A letter to The Province asked this:

Massey tunnel is brutal

Where does SFU city program director Gordon Price get his data indicating less use of the Massey tunnel? He claims a 7.5-per-cent drop from previous years.

Which years? He obviously doesn’t live south of the tunnel.

–  Jim MacDonald, Ladner

The total number of vehicles per day in 2008 was 390,972, which reflects a minor decrease of 2.6% from 401,227 vehicles in 2004; the greatest decreases were at the Deas Tunnel (-7.5%) and the Pattullo Bridge (5.8%).

– p. 46,  TransLink 2008 Regional Screenline Survey

Do these facts matter?  They should, of course – how else can we make decisions, set priorities, avoid waste?

But in another way, they don’t – or at least they don’t trump people’s personal perceptions.  When I posted the chart that demonstrated traffic counts have dropped to 1965 levels in and out of downtown Vancouver, said one reader: “Well then, they have to explain why it doesn’t feel that way.”

It’s somewhat analogous to temperature data* that indicate, once again, “the 10 hottest years on record have been in the last 12 years. The 20 hottest years on record have been in the last 30 years. There is a lot of science around this.”  And yet, it matters not a whit to those whose beliefs and benefits would be negatively affected if they acknowledged climate change.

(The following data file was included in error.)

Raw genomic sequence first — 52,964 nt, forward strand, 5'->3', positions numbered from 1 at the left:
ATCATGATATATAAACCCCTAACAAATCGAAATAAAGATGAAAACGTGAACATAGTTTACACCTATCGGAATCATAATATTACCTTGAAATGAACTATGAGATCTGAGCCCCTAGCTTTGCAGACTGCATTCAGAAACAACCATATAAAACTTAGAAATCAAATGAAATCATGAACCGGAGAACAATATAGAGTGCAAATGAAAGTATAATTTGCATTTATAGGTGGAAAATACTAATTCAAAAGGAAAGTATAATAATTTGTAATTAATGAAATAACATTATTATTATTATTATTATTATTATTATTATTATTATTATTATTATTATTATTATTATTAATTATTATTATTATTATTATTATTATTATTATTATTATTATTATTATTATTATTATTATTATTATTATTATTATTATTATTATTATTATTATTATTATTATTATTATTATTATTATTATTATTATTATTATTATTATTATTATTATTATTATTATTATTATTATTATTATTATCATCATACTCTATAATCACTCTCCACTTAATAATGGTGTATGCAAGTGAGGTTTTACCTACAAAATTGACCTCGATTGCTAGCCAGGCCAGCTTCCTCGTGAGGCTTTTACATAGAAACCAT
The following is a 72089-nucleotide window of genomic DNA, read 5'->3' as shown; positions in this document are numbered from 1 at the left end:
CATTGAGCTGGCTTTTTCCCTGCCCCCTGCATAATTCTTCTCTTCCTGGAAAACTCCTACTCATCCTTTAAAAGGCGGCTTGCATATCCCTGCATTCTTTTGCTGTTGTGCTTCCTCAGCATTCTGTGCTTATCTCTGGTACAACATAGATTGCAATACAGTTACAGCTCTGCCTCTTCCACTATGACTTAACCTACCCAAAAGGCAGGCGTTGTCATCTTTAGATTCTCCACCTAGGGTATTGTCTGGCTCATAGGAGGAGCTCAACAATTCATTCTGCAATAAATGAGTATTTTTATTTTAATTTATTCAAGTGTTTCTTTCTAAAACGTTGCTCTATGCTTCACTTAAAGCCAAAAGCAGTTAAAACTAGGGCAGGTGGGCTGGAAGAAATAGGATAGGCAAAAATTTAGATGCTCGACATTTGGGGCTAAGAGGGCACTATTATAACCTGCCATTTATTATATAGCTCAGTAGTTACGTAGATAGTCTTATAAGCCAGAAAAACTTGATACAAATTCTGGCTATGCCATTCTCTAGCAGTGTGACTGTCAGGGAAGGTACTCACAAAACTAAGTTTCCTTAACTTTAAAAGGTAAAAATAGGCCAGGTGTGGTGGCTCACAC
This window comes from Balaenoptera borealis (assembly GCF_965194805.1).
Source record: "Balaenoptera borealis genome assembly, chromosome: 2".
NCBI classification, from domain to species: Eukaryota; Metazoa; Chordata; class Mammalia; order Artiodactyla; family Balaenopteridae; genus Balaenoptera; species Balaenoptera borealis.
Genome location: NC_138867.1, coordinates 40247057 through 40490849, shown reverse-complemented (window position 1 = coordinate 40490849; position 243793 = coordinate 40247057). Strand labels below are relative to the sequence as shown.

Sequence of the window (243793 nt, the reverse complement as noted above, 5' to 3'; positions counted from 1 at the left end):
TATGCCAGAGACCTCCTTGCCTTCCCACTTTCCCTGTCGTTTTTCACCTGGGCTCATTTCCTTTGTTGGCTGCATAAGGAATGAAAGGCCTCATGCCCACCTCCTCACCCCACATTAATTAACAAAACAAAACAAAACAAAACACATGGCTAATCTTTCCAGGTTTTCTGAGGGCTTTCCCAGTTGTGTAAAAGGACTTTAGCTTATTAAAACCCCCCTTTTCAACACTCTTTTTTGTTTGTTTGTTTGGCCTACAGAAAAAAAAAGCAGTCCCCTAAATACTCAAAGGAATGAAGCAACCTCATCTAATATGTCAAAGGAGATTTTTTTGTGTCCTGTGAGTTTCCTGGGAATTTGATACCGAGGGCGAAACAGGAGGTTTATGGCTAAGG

One figure Price can’t mess with: the Massey tunnel is over 50 years old and most assuredly not designed to handle the peak loads being experienced today.

So let’s spend a billion to increase tunnel capacity, worsen congestion downstream, accelerate sprawl upstream, and, after we’ve loaded up with debt, cut funding for transit that might actually make a difference.


* [T]he last 12 months have been the hottest since recorded-keeping started in 1895, according to the National Oceanic and Atmospheric Administration (NOAA). Average temperatures in the continental US for the month of June were a full 2 degrees above the average for the 20th century. … NOAA’s National Climatic Data Center says that the odds of this heat wave occurring randomly would be 1 in 1,594,323.